How safe is your deck? Learn how to inspect your deck!
As old man winter finally loosens his icy grip, our thoughts turn to sunny summer days and time spent on backyard decks grilling and chilling, sunbathing and sipping something cold. However, before you embark on another season in the sun, answer this question: How safe is your deck? If you’re like most homeowners, you probably think your deck is structurally sound, but you’re not really sure.
It’s an important question because each year thousands of people are injured when decks collapse, railings break and staircases snap. According to the Consumer Product Safety Commission, there were 33,270 hospital-reported injuries caused by a wood-deck defects and failures between 2003 and 2007. And it doesn’t appear the problem will be getting better in the near future: The National Association of Home Inspectors recently reported that of the 45 million existing decks, only 40% are completely safe.
So, the smart thing to do this spring—and every spring—is to conduct a quick visual inspection of your deck. That’s the very best way to detect defects before disaster strikes. When inspecting your deck pay particular attention to the nine areas outlined below. And, if you find anything suspicious, you can fix it yourself or call in a professional carpenter.
Most Common Deck Defects
1 Loose Ledger—Decks are attached to houses with a long horizontal board called a ledger. The ends of the floor joists are fastened to the ledger, usually by metal hangers. The number one reason why decks collapse is because the ledger is badly decayed or not properly fastened to the house.
Wood decay is typically caused by water seeping behind and rotting the ledger. Check to be sure there’s a continuous piece of metal flashing running along the ledger. The flashing should extend up behind the house siding and overlap the top edge of the ledger. If the ledger on your deck has no flashing, you must install one, which is a relatively easy job if the decking runs parallel to the house. Simply pry up one or two rows of decking, install the flashing and replace the deck boards. If, however, the decking runs perpendicular to the house, then the job is much more complicated: you’ll need to remove every deck board to expose the ledger.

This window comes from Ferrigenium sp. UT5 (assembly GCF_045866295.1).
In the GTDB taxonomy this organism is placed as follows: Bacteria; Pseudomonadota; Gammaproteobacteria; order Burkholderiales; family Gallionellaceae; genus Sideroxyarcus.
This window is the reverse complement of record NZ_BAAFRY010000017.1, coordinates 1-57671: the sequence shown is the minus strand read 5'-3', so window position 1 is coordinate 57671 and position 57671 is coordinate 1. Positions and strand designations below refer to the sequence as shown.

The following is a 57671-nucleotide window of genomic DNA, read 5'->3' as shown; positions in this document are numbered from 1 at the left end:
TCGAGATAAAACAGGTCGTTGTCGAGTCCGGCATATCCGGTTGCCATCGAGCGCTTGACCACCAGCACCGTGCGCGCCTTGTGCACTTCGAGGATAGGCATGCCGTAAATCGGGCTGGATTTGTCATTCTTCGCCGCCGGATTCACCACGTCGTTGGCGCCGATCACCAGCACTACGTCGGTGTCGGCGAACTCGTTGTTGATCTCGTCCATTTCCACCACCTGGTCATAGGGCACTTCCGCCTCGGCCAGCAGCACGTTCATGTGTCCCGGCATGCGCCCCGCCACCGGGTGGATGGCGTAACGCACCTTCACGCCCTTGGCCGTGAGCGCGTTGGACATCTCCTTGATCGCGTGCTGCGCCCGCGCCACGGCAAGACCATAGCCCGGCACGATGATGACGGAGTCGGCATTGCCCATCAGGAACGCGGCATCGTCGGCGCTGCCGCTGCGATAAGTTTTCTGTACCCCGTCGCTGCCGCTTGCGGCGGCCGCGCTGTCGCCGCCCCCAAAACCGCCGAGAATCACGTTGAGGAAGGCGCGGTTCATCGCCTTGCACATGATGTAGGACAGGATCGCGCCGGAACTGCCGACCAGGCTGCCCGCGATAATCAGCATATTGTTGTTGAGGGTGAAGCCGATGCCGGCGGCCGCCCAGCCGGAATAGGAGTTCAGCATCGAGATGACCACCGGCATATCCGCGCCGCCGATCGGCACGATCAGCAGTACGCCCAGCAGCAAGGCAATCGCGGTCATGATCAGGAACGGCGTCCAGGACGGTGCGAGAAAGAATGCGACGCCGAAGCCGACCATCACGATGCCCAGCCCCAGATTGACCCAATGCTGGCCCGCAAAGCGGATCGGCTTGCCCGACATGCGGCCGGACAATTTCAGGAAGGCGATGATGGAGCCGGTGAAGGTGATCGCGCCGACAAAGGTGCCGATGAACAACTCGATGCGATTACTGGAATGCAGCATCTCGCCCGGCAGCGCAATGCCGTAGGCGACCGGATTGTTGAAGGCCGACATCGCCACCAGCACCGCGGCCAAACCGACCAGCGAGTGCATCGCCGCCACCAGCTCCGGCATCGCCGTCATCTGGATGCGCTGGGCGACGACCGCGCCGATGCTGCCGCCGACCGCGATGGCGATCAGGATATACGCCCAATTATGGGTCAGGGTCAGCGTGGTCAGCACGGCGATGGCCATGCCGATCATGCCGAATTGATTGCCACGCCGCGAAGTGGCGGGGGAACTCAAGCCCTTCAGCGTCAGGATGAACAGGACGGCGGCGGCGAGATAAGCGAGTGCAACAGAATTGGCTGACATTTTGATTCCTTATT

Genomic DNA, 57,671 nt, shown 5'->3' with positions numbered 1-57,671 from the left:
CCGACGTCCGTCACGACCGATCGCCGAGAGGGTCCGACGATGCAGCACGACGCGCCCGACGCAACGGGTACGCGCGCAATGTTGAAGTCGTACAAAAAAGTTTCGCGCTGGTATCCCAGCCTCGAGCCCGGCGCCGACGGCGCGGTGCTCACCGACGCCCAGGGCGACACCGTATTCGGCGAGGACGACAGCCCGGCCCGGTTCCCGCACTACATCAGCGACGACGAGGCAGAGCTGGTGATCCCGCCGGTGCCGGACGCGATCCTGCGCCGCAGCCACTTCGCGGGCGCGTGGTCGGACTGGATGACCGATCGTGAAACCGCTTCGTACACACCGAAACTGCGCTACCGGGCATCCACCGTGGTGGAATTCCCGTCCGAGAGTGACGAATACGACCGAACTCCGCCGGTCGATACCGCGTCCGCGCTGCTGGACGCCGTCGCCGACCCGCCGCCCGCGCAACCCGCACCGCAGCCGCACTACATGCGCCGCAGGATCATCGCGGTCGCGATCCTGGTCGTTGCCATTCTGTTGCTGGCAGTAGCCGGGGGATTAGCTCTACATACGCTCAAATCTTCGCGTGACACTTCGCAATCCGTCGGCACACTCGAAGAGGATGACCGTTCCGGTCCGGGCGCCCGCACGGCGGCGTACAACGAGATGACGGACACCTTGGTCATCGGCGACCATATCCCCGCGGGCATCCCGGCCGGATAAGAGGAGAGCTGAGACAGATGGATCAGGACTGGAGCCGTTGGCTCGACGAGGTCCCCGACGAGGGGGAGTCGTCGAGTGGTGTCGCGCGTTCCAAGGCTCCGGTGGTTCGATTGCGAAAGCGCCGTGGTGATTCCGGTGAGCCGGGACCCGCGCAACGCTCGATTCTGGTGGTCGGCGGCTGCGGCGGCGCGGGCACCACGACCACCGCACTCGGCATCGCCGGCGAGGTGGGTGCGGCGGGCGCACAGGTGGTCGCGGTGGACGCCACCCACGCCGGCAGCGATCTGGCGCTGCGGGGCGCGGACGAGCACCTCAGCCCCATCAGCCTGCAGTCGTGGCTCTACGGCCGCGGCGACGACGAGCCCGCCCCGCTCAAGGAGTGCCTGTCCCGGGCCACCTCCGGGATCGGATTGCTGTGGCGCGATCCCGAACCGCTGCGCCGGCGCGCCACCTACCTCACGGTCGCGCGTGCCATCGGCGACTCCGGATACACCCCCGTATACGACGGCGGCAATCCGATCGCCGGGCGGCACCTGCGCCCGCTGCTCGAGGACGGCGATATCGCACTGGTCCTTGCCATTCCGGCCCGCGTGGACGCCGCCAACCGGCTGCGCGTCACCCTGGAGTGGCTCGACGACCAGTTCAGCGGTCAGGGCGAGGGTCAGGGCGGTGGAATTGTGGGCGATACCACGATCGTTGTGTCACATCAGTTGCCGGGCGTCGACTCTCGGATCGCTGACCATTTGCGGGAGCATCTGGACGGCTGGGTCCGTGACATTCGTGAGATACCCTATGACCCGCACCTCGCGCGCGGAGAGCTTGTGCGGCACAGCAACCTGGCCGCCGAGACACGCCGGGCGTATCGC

Next, confirm that the ledger is bolted tightly to the house with either lag screws or carriage bolts. And be sure the ledger is fastened into solid house framing, not just plywood sheathing. If the ledger is only attached with nails or decking screws, install lag screws or carriage bolts, spaced 16 in. to 24 in. apart.
2 Cracked Concrete Piers—Most decks have vertical wood posts that rest on top of concrete piers. Inspect the condition of the concrete to make sure it isn’t badly cracked or crumbling into dust. If necessary, jack up and secure the deck with temporary posts, then dig out the old piers and pour new ones.
On-grade decks that sit close to the ground are usually propped up by concrete blocks, bricks or poured-concrete piers. Take a flashlight and peek beneath the deck to confirm that none of the supports has shifted out of position, collapsed or sunk into the ground. If necessary, jack up the deck, install temporary bracing, and replace any damaged supports.
3 Damaged Posts—Elevated decks are supported by tall vertical wooden posts. Older decks might be supported by 4×4 posts, but most modern decks have 6x6s, which are much stronger and more dimensionally stable, meaning they’re less likely to bend, twist, and split.
Carefully inspect each post to ensure that it’s firmly attached to the concrete pier at the bottom and to the deck frame at the top. Check the base of the post for water damage by poking at it with an awl. If the awl sinks deep into the wood or the wood fibers are soft and spongy, then the post is rotting and you should replace it.